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Industry experts and regulators discuss Canadian growth and innovation at ASC Connect conference

ASC Connect is the Alberta Securities Commission’s annual conference that brings together market participants, business leaders, and industry experts to discuss the critical issues and evolving trends affecting Alberta’s capital market. 

Photo courtesy the Alberta Securities Commission
Photo courtesy the Alberta Securities Commission

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Alberta and Canada have opportunities to innovate and grow across sectors, but the regulatory, capital, and technological path ahead is increasingly complex and will present challenges for all stakeholders — especially because these areas are increasingly intertwined.

In October, more than 300 industry experts and regulatory leaders met at ASC Connect 2023 where these opportunities and challenges were discussed, along with connections between growth, innovation, and intelligent regulation.

ASC Connect is the Alberta Securities Commission’s annual conference that brings together market participants, business leaders, and industry experts to discuss the critical issues and evolving trends affecting Alberta’s capital market. 

This year’s event took place in Calgary with a focus on climate-related disclosure, the relationship between data, emerging technologies and capital markets, opportunities for Alberta’s energy industry, and much more.

Photo courtesy the Alberta Securities Commission

Opportunities for energy issuers, investors and stakeholders

In a panel focused on the opportunities for Alberta’s energy sector, Jackie Forrest, Executive Director, ARC Energy Research Institute & Managing Director, ARC Financial Corp. said Canada’s political stability could create significant advantages as the energy transition accelerates — and not just in renewables. 

“Only about 25 per cent of the world’s oil supply comes from countries that would be considered stable, secure and non-corrupt, so we think that’s going to be a very important differentiator for Canada,” said Forrest. “Alberta has a great opportunity to be a secure source of supply.”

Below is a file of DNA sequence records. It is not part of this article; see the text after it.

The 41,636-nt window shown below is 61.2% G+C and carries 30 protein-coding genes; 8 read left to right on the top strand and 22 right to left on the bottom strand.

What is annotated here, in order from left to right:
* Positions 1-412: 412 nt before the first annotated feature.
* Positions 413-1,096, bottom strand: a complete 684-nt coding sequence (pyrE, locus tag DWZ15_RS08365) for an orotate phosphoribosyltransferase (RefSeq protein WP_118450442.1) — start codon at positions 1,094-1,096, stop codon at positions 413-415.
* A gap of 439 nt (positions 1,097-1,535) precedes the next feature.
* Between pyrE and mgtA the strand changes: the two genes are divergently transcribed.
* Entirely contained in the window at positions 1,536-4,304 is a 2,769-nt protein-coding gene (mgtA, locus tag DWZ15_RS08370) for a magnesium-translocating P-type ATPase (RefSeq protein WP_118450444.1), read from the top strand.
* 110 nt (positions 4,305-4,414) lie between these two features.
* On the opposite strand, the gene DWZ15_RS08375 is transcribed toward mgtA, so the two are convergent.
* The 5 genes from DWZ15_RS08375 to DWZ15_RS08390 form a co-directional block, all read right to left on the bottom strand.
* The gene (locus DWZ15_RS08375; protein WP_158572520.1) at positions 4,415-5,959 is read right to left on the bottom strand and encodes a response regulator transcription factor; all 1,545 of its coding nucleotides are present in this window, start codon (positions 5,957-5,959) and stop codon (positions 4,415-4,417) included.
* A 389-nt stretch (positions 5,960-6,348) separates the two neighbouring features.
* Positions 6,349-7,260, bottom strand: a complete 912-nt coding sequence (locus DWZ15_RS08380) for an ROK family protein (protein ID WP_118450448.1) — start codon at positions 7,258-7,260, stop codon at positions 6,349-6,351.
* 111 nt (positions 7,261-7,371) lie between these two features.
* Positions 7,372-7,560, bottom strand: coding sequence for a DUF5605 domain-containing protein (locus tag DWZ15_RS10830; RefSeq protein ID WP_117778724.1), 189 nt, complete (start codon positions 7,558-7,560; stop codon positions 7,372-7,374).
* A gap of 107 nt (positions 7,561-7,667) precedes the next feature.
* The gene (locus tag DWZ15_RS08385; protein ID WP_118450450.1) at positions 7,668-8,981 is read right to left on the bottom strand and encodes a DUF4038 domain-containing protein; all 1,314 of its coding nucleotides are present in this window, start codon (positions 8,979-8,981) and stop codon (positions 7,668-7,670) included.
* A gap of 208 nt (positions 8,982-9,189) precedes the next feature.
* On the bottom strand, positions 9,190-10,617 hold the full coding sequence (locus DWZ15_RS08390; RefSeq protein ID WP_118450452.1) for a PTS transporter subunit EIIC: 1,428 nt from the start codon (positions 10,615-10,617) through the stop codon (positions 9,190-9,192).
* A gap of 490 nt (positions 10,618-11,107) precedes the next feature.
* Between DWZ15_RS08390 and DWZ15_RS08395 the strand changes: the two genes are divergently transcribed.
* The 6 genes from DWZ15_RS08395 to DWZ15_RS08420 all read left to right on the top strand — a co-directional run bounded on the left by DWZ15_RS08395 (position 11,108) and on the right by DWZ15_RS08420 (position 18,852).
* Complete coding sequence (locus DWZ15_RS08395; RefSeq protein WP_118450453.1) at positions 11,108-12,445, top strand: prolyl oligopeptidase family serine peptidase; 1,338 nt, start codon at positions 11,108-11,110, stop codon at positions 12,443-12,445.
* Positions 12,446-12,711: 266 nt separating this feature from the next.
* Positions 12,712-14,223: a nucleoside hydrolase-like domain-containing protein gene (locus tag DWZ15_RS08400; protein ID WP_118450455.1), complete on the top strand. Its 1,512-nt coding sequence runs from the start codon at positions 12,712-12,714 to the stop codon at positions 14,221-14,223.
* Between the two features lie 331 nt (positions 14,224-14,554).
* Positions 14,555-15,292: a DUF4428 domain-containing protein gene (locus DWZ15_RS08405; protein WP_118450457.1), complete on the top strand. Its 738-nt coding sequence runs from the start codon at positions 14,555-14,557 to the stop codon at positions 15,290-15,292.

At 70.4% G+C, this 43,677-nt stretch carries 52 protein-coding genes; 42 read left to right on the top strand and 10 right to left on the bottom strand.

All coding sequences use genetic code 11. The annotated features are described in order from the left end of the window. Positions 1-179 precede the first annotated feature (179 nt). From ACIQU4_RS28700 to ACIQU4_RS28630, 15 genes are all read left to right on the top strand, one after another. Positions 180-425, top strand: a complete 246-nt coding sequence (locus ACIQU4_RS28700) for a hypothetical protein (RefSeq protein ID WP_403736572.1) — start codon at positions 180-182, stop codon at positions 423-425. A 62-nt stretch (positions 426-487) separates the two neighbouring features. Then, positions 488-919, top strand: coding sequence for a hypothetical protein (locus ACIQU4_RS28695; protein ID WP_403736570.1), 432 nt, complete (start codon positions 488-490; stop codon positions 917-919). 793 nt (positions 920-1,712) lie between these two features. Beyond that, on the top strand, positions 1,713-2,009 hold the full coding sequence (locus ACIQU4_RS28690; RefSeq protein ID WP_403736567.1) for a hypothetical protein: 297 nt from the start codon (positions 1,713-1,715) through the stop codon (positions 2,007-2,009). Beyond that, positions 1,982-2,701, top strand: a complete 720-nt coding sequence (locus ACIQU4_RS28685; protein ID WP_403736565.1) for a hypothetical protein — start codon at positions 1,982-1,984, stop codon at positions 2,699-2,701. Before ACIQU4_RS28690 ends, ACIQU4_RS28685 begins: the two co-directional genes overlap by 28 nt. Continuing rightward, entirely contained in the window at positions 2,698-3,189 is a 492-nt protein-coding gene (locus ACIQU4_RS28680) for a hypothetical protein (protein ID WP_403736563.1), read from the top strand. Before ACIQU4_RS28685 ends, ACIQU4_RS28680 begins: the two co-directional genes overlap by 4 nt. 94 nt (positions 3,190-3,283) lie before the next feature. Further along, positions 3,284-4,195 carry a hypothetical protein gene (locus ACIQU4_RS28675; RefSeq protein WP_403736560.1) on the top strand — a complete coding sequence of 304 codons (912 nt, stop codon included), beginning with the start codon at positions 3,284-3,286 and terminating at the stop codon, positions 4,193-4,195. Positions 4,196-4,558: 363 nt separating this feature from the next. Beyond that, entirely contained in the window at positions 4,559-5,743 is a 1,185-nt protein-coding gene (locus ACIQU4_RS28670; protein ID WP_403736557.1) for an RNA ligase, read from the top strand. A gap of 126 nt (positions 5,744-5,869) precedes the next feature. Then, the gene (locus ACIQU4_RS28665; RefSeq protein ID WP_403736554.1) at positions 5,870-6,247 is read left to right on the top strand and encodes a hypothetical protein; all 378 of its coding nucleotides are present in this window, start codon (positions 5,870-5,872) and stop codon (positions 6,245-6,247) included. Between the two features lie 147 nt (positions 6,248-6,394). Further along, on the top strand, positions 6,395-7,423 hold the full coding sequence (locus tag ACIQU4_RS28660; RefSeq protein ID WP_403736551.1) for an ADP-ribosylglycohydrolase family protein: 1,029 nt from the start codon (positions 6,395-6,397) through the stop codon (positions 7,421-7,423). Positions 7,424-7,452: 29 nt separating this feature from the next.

Forrest added that ARC Financial sees great opportunity in areas like biofuels and electrification, which she said are ready to scale up, along with carbon capture and storage.

Photo courtesy the Alberta Securities Commission

Wes Jickling, Vice-President of Technology Development at Pathways Alliance, said the alliance of Canada’s six largest oil sands companies continues to progress its proposed carbon capture and storage project, which  would be one of the world’s largest. 

But Jickling said for this project – which could eventually store up to 40 million tonnes of carbon annually – and the next generation of Canadian innovation to attract the capital needed to proceed, industry and governments must continue to work together on made-in-Canada solutions to level the playing field with its closest competitor. This sentiment was repeated by panelists throughout the day.

“We always talk about how we’re going to build the next generation of great cleantech companies in Canada,” he said. “But the U.S. Inflation Reduction Act has $370 billion (USD) in subsidies for clean energy. State and municipal governments from all over the U.S. are probably just crawling around Canada, looking for promising cleantech startups and trying to get them to set up shop in their state and city.”

Photo courtesy the Alberta Securities Commission

Exploring sustainability standards and disclosure expectations

The importance of finding the right balance with regulatory requirements was also discussed on the panel about climate-related disclosure.

The discussion comes in the wake of the release of the International Sustainability Standards Board (ISSB) standards on sustainability and climate-related disclosure in June 2023

Charles-Antoine St-Jean, Chair of the Canadian Sustainability Standards Board spoke to the importance of harmonized international standards to provide comparable and consistent disclosure and the CSSB’s process in adopting a Canadian version of the standards. Jonathan Taylor, Manager of Sustainability & ESG Disclosure at ASC discussed the CSA’s process and considerations in potentially bringing climate-related disclosure standards into Canadian securities law.  

John McKenzie, CEO of the TMX Group, noted that Canada has the world’s most successful micro and junior capital ecosystem. But with ISSB climate-related disclosure standards, McKenzie cautioned that the vast majority of smaller Canadian companies would not be able to meet disclosure standards as laid out by the ISSB.